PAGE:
Let’s discuss valuing books differently.
So ever since I made a profile on Goodreads, I have been looking at my books through star ratings. I am someone who enjoys numbers and structure, so thinking about my books in terms of ratings really suits me. It helps me narrow down my feelings for a book and it’s generally helpful. However, I am perfectly aware that I can’t really think of each and every book in terms of the same 5 star rating system. Which leads me to my point – I have different standards for appraising books.
I am a very eclectic reader. My two favorite genres are Literary Fiction and Fantasy, but I read almost everything. I read contemporaries, I read sci fi, I read romance, crime – you name it, I’ll probably be open to reading it (except historical fiction, I can’t stand it). I also read a lot of YA, and I read different genres within YA. And all of these genres are quite different, so naturally I tend to rate books differently within each genre.
Not only that the genres are different, my expectations are different within each genre. For example, I don’t read a lot of crime novels. So when I pick one up, I expect entirely different things from it than someone who reads these all the time. If I am intrigued by the mystery, I am all set, and for someone else, that mystery might be entirely predictable, because they read a lot of thrillers. Also, when I read romance, the only thing I expect is great characters and great chemistry. The writing can be mediocre, the plot can be predictable or unbelievable, and yet I could love the book. Those things I would never allow in books from other genres, and in romance I almost always do.
That’s another thing. If I am for example reading Fantasy, I have a lot of demands that need to be met. I need good world building, an engaging plot, really solid characters, good writing and preferably a well thought out magic system. And yes, that’s a lot. I also have really high demands when it comes to Literary Fiction. It’s all about the writing and the characters, but on a whole other level. Those books are held to the highest possible standard.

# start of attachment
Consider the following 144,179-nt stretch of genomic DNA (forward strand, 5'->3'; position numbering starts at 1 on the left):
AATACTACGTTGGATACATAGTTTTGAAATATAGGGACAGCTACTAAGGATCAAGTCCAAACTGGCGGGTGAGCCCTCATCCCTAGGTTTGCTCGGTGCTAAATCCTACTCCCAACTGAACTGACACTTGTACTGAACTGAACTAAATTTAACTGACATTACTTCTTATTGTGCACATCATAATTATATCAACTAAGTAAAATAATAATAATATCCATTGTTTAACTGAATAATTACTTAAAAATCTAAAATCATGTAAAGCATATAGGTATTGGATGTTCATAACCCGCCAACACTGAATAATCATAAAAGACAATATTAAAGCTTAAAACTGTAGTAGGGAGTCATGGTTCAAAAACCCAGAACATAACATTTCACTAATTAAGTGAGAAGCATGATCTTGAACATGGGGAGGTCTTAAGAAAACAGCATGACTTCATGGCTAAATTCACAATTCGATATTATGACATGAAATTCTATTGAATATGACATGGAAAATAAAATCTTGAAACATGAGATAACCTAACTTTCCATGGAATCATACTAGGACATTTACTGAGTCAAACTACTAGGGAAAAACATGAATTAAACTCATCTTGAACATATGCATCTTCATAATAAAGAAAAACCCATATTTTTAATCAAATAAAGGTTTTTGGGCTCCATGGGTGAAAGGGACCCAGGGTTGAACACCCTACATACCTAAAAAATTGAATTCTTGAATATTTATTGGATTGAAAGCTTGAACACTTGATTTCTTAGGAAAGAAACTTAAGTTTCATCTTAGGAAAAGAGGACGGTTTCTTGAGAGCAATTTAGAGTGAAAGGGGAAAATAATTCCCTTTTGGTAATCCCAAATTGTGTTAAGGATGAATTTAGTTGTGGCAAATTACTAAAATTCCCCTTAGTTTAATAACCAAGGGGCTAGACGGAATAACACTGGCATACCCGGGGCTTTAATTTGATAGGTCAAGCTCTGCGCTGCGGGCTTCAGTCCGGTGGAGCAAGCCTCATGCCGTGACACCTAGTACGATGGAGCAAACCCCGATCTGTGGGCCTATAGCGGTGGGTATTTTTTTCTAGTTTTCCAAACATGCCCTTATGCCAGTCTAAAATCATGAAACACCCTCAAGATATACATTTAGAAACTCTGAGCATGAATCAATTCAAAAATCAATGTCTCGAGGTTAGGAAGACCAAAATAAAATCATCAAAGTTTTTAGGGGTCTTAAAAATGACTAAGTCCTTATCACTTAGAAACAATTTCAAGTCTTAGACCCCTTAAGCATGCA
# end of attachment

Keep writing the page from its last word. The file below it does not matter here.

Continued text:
As you can see, I expect the most from Fantasy and Literary Fiction. Those are also my favorite and most read genres. So the question is – are the books from genres we are most familiar with the ones that have really high standards to reach? It seems to be so. When you read a lot of stuff from one genre, you have a lot of things to compare with. And some books can’t stack up. But when I read a thriller, I don’t have a lot to compare to. It’s easier to impress me. This doesn’t apply to romance, since I read a lot of it, it’s all super repetitive and my expectations are continuously low.
I don’t think that my ratings are necessarily comparable. When I rate a Literary Fiction 3 stars, it’s objectively better than a 5 star romance read for me. Better as in the writing is probably more tight, the plot is more believable, it’s less tropey. But that doesn’t change the fact that for me, at the time, one was a 3 star read and the other one was a 5 star read. Which leads me to my conclusion:
I don’t think we rate a book as is. I think when you rate a book, you rate the reading experience as a whole. And since you have different expectations and standards for books, your experience of them reflects that, which then translates into your rating. We consume books as a whole, as a whole event, at a certain point in time and place, and I think our rating reflect that experience.
So those are my thoughts on different standards for different books. I’d love to hear from you? Books of which genres have to meet the highest standard for you? Where are your expectations low? Let me know!
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